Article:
Our new apartment has laundry in the building, but in a room that can only be accessed by going outside and then in through a separate entrance. The result in winter is that on its way back, a hamper full of freshly dried clothes will acquire a layer of cold clothing around its warm cozy center. When I feel this cold clothing later, part of my brain says, “Oh, no! It didn’t get dry!”
Partly, that thought is from experience: you can tell whether clothes are ready to come out of the dryer by whether the heat has gone from evaporating the water to warming the clothes, so if they don’t feel warm yet it’s because there’s still moisture present. But the cold clothes also just feel damp, even though they’re not. That got me wondering: why do cold clothes feel damp? The answer has to do with how we experience temperature at all.
Anyone who has sat on a toilet seat in a cold house has probably experienced some part of this continuum of how warm the seat feels, based on what it’s made of:
- Porcelain: coldcoldcold
- Plastic: a bit chilly
- Wood: kind of warm. Also, eww.
The difference between these seats isn’t their actual temperature: they’re all approximately the same temperature as the ambient air. What differs is how easily they conduct heat away from your body, a property called thermal conductivity.
When two objects of different temperatures (your butt and the toilet seat) come into contact via some intermediate substance (the surface of the seat), the formula for the rate Q at which heat flows from the hotter object to the cooler one is
where is the temperature difference, K is the thermal conductivity, A is the surface area of contact, and L is the thickness of the material. The factors that I want to focus on are those first two: the rate of heat flow is proportional to the temperature difference, yes, but also to how thermally conductive the material is. My guess is that when we think we are sensing temperature, we’re actually sensing the rate at which heat is leaving our bodies, which depends equally on those two factors.
For example, here are some approximate thermal conductivities of common materials:
- Air: 0.03
- Wool: 0.07
- Wood: 0.1
- Cotton: 0.2
- Water: 0.6
- Concrete: 0.8
- Porcelain: 1.5
- Steel: 50
- Brass: 100
- Aluminum: 200
Since water is about three times more thermally conductive than cotton, if I feel some damp clothing that is 20 degrees cooler than my hand, it will register about the same temperature-feeling as dry clothing that is 60 degrees cooler than my hand. That’s why the winter-chilled dry clothes feel like they’re wet!
In fact, thermal conductivities tend to vary over a much wider range of orders of magnitude than most of the temperature differences we encounter, so you could even claim our touch sense of temperature is mostly a touch sense of thermal conductivity, and is more useful for distinguishing materials than temperatures.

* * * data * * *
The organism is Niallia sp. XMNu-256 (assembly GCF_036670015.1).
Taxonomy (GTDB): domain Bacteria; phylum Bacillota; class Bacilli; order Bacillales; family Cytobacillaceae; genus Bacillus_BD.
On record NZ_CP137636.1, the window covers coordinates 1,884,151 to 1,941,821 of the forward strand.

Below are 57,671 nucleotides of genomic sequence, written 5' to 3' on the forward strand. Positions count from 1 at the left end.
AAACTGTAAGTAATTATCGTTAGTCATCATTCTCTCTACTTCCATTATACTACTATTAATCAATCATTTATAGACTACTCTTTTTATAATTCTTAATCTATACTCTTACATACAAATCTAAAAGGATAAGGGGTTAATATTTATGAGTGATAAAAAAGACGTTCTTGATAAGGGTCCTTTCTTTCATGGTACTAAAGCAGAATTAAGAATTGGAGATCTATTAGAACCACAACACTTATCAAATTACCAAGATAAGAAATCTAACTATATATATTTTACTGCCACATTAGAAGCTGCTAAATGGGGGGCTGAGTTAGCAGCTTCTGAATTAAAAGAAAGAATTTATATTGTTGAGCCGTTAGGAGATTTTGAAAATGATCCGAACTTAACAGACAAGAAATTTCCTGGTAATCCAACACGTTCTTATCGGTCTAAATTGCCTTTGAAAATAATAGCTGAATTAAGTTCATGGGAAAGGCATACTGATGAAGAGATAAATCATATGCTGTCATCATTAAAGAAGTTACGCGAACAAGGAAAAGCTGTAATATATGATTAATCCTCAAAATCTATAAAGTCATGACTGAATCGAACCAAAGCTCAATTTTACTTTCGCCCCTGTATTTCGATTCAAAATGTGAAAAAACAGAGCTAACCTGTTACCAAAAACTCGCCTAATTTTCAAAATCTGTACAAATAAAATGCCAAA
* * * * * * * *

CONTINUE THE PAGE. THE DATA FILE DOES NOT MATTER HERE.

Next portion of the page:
(Incidentally, this is the same reason the rivets and zippers on freshly dried jeans feel so hot compared to the denim: they’re not actually any hotter in terms of temperature, but the high thermal conductivity of metal means they’re very efficient at transferring their heat into your skin!)
How about you — do you have any stories of your sense of temperature led astray by thermal conductivity? Do our other senses perceive something slightly different from what we think they do? I’d love to hear your thoughts in the comments!
4 thoughts on “Why cold clothes feel damp”
I learned a lot there 🙂 I’m glad I know more about thermal conductivity and how it works.
I’m so glad you enjoyed it!
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Fun! But I wonder if something is hiding under the carpet in the formula, namely the $L$ term. What is the material of which we’re taking the thickness in your toilet seat example? The formula seems to me to be about rate at which thermal energy passes through an insulator when the temperatures on both sides are held fixed? In this example I think one should also take into account the thermal capacity of the seat material (how much the temperature changes for a given amount of energy absorbed). For example, if the seat material has very high conductance but very low thermal capacity, then it would almost immediately reach your body temperature, and no longer feel cold. Maybe one can derive a formula by slicing up the seat into layers, applying your formula and the thermal capacity to each layer, then letting the layer thickness go to zero?
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Thanks! Yes, I wondered what to do about that L term too. Should we combine it with the temperature as and think of it as an approximation to the derivative? How should we interpret that when two materials of different temperatures come into contact? I would be interested in running some simulations with the heat equation and seeing how the capacity and conductance together affect the heat transfer rate.